The Shakers prohibited books and reading in “retiring rooms,” which were group bedrooms. Newspapers, maps, and pictures were forbidden. Almanacs had to be approved by Elders. Private letters were censored. From the Millennial Laws, adopted in 1821 and revised in 1845:
“The following books may be used, and kept in retiring rooms, viz. bibles, testaments, concordances, such religious books as have been or may be published by believers, dictionaries, grammars, spelling books, and such other books as the leading influence deem profitable for such purposes. But works on the sciences, (except it be moral science) such as natural philosophy, natural, civil, or profane history, biography, miscellany in general, allegory etc. are not suitable to be kept in retiring rooms.”
Their turbulent history led the Shakers to yearn for “order,” a word which they used in several ways. Order could mean “religious orthodoxy,” or their own sect as a “religious order,” or the mundane idea of “everything in its proper place,” or even “law and order.” Social reformers in the early 1800s left or were expelled, and the remaining members turned inward to personal salvation. The millennial laws intended to keep the peace by shutting out the world, though they encouraged practical knowledge. Perhaps they were a compromise.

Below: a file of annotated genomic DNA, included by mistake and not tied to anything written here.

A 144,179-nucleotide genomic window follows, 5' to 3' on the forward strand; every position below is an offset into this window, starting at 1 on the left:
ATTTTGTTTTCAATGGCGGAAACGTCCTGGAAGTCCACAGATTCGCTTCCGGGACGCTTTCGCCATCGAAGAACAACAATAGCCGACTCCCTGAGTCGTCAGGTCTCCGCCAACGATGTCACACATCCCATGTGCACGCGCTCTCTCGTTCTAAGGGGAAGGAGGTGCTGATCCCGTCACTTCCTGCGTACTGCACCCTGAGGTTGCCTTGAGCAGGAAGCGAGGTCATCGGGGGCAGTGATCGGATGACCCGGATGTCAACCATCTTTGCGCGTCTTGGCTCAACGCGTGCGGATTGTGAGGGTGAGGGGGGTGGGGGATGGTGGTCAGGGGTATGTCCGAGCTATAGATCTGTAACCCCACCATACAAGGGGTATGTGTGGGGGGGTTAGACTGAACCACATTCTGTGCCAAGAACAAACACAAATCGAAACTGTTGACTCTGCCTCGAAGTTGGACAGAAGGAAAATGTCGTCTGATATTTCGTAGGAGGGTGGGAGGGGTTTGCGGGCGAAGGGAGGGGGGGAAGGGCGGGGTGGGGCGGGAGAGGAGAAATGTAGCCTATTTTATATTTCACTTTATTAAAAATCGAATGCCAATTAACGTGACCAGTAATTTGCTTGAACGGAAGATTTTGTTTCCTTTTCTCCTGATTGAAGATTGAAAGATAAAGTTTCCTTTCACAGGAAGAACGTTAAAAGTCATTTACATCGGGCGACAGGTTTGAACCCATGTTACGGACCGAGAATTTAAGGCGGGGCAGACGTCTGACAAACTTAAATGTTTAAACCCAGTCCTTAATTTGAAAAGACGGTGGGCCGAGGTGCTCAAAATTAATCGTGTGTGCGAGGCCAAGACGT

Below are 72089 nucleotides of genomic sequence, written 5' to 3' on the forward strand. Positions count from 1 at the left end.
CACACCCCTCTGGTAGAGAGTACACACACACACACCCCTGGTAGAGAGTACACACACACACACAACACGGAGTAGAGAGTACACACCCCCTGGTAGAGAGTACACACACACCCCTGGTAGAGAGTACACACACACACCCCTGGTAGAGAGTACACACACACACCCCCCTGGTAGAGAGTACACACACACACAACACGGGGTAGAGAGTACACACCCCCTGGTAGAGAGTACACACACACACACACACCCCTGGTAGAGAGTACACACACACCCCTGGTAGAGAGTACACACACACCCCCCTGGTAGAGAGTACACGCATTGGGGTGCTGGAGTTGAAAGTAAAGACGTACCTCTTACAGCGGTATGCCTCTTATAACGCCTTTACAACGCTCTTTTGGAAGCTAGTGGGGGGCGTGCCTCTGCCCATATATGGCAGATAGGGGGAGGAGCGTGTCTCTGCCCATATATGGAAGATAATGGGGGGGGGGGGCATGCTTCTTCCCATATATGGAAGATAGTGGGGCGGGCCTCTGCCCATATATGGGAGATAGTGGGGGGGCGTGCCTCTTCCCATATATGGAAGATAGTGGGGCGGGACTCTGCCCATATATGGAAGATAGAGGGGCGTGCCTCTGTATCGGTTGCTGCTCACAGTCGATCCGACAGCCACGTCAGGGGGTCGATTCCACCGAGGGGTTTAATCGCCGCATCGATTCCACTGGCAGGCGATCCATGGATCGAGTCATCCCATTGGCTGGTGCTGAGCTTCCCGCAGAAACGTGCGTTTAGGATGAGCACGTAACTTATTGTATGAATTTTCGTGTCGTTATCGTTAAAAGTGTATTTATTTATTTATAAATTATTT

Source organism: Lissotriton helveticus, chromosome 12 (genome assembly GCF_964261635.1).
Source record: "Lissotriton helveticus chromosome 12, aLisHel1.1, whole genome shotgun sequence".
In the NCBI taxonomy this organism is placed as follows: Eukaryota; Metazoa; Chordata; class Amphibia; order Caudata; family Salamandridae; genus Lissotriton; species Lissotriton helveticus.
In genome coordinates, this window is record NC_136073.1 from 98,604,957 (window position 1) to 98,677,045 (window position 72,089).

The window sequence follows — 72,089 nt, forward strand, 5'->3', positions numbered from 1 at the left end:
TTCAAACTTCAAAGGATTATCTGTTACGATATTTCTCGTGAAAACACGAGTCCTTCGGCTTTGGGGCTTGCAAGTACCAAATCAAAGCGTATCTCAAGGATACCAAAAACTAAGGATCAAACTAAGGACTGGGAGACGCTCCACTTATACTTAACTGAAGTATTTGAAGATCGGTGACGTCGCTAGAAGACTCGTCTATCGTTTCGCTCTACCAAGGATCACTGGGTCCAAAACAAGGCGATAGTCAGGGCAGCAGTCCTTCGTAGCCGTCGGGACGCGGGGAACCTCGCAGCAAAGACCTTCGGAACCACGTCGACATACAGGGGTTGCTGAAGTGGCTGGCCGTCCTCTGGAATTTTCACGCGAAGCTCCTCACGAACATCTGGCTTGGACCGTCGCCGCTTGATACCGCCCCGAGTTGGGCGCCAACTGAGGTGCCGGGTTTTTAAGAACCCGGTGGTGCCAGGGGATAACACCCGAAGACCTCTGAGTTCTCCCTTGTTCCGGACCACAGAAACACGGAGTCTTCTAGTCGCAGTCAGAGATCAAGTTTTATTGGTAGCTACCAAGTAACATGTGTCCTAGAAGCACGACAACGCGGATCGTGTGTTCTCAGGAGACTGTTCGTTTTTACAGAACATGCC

If so, the compromise carried a hidden cost. Fifty years after it was founded by Mother Ann Lee in 1774, the Shaker movement was calcifying. The shell was implicit in the new revelation. If you have a direct line to God, you don’t need book learning and free discussion. If you are already saved, with no room for improvement, you need only encourage your brothers and sisters, to prevent backsliding.
The literature of mysticism has the drawback that it appeals to saints, not sinners. Thomas Merton, a Cistercian monk in twentieth-century America, the foremost Catholic writer of his generation, wrote on meditation, prayer, and to use the phrase his religious order favored, “the contemplative life.” His books are eloquent and popular. Yet they all say more or less the same thing. They describe the soul at prayer. They do not persuade.
As for the Shakers, what they read and wrote is of no interest to most of us today. What they crafted fascinates us. The text that appeals to us is the context. We like the clean lines, the economy of design, and the purity. The same held true in the nineteenth century. Observers noted the quality of Shaker products and the beauty of their environment. Edward Deming Andrews, in his 1953 book The People Called Shakers, quotes two English visitors, the first writing from New Lebanon.